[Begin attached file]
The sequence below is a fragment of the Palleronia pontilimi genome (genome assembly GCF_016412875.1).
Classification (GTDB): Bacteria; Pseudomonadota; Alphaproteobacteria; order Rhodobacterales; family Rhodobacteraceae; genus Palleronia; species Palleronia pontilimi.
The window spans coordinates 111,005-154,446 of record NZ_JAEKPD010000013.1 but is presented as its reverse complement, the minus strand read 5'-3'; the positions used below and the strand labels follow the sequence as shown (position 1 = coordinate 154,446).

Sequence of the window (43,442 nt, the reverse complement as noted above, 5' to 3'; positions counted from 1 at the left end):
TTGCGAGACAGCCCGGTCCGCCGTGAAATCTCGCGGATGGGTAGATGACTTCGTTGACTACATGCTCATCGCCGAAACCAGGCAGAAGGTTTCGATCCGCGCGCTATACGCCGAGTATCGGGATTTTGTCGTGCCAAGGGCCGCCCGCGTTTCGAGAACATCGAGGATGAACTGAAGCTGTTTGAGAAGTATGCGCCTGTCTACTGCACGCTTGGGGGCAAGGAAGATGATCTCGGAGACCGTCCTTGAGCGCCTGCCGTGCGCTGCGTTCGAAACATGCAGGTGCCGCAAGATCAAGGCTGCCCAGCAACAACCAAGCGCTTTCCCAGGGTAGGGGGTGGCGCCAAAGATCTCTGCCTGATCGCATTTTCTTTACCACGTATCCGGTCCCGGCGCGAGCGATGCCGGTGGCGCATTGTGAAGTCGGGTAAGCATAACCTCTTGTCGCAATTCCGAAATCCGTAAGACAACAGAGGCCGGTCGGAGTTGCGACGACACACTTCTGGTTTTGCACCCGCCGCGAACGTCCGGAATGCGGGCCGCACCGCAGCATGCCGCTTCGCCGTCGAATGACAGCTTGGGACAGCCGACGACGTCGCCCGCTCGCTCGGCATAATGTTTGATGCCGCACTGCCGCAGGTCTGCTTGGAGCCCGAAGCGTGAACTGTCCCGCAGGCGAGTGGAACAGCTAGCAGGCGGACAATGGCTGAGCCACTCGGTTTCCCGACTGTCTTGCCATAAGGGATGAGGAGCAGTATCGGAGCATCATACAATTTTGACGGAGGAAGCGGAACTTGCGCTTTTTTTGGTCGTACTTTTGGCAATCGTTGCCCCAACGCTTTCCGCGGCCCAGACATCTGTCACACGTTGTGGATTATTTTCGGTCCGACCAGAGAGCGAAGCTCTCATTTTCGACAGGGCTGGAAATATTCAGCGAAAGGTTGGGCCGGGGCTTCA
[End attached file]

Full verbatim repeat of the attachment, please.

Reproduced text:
The sequence below is a fragment of the Palleronia pontilimi genome (genome assembly GCF_016412875.1).
Classification (GTDB): Bacteria; Pseudomonadota; Alphaproteobacteria; order Rhodobacterales; family Rhodobacteraceae; genus Palleronia; species Palleronia pontilimi.
The window spans coordinates 111,005-154,446 of record NZ_JAEKPD010000013.1 but is presented as its reverse complement, the minus strand read 5'-3'; the positions used below and the strand labels follow the sequence as shown (position 1 = coordinate 154,446).

Sequence of the window (43,442 nt, the reverse complement as noted above, 5' to 3'; positions counted from 1 at the left end):
TTGCGAGACAGCCCGGTCCGCCGTGAAATCTCGCGGATGGGTAGATGACTTCGTTGACTACATGCTCATCGCCGAAACCAGGCAGAAGGTTTCGATCCGCGCGCTATACGCCGAGTATCGGGATTTTGTCGTGCCAAGGGCCGCCCGCGTTTCGAGAACATCGAGGATGAACTGAAGCTGTTTGAGAAGTATGCGCCTGTCTACTGCACGCTTGGGGGCAAGGAAGATGATCTCGGAGACCGTCCTTGAGCGCCTGCCGTGCGCTGCGTTCGAAACATGCAGGTGCCGCAAGATCAAGGCTGCCCAGCAACAACCAAGCGCTTTCCCAGGGTAGGGGGTGGCGCCAAAGATCTCTGCCTGATCGCATTTTCTTTACCACGTATCCGGTCCCGGCGCGAGCGATGCCGGTGGCGCATTGTGAAGTCGGGTAAGCATAACCTCTTGTCGCAATTCCGAAATCCGTAAGACAACAGAGGCCGGTCGGAGTTGCGACGACACACTTCTGGTTTTGCACCCGCCGCGAACGTCCGGAATGCGGGCCGCACCGCAGCATGCCGCTTCGCCGTCGAATGACAGCTTGGGACAGCCGACGACGTCGCCCGCTCGCTCGGCATAATGTTTGATGCCGCACTGCCGCAGGTCTGCTTGGAGCCCGAAGCGTGAACTGTCCCGCAGGCGAGTGGAACAGCTAGCAGGCGGACAATGGCTGAGCCACTCGGTTTCCCGACTGTCTTGCCATAAGGGATGAGGAGCAGTATCGGAGCATCATACAATTTTGACGGAGGAAGCGGAACTTGCGCTTTTTTTGGTCGTACTTTTGGCAATCGTTGCCCCAACGCTTTCCGCGGCCCAGACATCTGTCACACGTTGTGGATTATTTTCGGTCCGACCAGAGAGCGAAGCTCTCATTTTCGACAGGGCTGGAAATATTCAGCGAAAGGTTGGGCCGGGGCTTCA